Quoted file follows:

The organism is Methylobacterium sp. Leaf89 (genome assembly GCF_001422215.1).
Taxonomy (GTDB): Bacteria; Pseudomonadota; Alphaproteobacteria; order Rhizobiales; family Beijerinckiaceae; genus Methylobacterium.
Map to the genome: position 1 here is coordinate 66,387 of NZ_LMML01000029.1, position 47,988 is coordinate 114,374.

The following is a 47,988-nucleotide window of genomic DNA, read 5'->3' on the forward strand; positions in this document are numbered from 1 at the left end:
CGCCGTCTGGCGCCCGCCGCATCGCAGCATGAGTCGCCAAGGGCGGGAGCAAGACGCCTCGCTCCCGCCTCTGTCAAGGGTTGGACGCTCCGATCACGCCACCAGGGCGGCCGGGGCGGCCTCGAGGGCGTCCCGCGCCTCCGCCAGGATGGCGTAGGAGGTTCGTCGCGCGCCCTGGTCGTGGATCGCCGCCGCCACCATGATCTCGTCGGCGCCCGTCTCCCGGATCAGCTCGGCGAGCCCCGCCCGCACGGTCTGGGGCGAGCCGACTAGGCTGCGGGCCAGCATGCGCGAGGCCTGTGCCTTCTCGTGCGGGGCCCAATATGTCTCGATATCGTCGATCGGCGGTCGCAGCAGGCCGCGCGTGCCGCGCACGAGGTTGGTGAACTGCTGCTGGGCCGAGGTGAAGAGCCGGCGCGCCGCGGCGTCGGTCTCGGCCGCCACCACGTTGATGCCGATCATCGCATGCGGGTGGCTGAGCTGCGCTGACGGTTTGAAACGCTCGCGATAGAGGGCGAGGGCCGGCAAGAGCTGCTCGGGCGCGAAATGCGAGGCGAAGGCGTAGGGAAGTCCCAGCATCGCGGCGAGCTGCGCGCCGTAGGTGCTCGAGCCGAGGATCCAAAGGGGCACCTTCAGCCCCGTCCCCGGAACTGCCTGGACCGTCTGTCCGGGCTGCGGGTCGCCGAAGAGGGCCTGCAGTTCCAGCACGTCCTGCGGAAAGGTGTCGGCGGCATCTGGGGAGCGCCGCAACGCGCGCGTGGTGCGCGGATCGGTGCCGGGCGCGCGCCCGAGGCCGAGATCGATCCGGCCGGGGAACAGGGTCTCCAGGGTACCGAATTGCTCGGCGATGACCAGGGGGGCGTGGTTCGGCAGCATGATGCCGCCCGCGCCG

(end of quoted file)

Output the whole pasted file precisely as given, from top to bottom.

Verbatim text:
The organism is Methylobacterium sp. Leaf89 (genome assembly GCF_001422215.1).
Taxonomy (GTDB): Bacteria; Pseudomonadota; Alphaproteobacteria; order Rhizobiales; family Beijerinckiaceae; genus Methylobacterium.
Map to the genome: position 1 here is coordinate 66,387 of NZ_LMML01000029.1, position 47,988 is coordinate 114,374.

The following is a 47,988-nucleotide window of genomic DNA, read 5'->3' on the forward strand; positions in this document are numbered from 1 at the left end:
CGCCGTCTGGCGCCCGCCGCATCGCAGCATGAGTCGCCAAGGGCGGGAGCAAGACGCCTCGCTCCCGCCTCTGTCAAGGGTTGGACGCTCCGATCACGCCACCAGGGCGGCCGGGGCGGCCTCGAGGGCGTCCCGCGCCTCCGCCAGGATGGCGTAGGAGGTTCGTCGCGCGCCCTGGTCGTGGATCGCCGCCGCCACCATGATCTCGTCGGCGCCCGTCTCCCGGATCAGCTCGGCGAGCCCCGCCCGCACGGTCTGGGGCGAGCCGACTAGGCTGCGGGCCAGCATGCGCGAGGCCTGTGCCTTCTCGTGCGGGGCCCAATATGTCTCGATATCGTCGATCGGCGGTCGCAGCAGGCCGCGCGTGCCGCGCACGAGGTTGGTGAACTGCTGCTGGGCCGAGGTGAAGAGCCGGCGCGCCGCGGCGTCGGTCTCGGCCGCCACCACGTTGATGCCGATCATCGCATGCGGGTGGCTGAGCTGCGCTGACGGTTTGAAACGCTCGCGATAGAGGGCGAGGGCCGGCAAGAGCTGCTCGGGCGCGAAATGCGAGGCGAAGGCGTAGGGAAGTCCCAGCATCGCGGCGAGCTGCGCGCCGTAGGTGCTCGAGCCGAGGATCCAAAGGGGCACCTTCAGCCCCGTCCCCGGAACTGCCTGGACCGTCTGTCCGGGCTGCGGGTCGCCGAAGAGGGCCTGCAGTTCCAGCACGTCCTGCGGAAAGGTGTCGGCGGCATCTGGGGAGCGCCGCAACGCGCGCGTGGTGCGCGGATCGGTGCCGGGCGCGCGCCCGAGGCCGAGATCGATCCGGCCGGGGAACAGGGTCTCCAGGGTACCGAATTGCTCGGCGATGACCAGGGGGGCGTGGTTCGGCAGCATGATGCCGCCCGCGCCG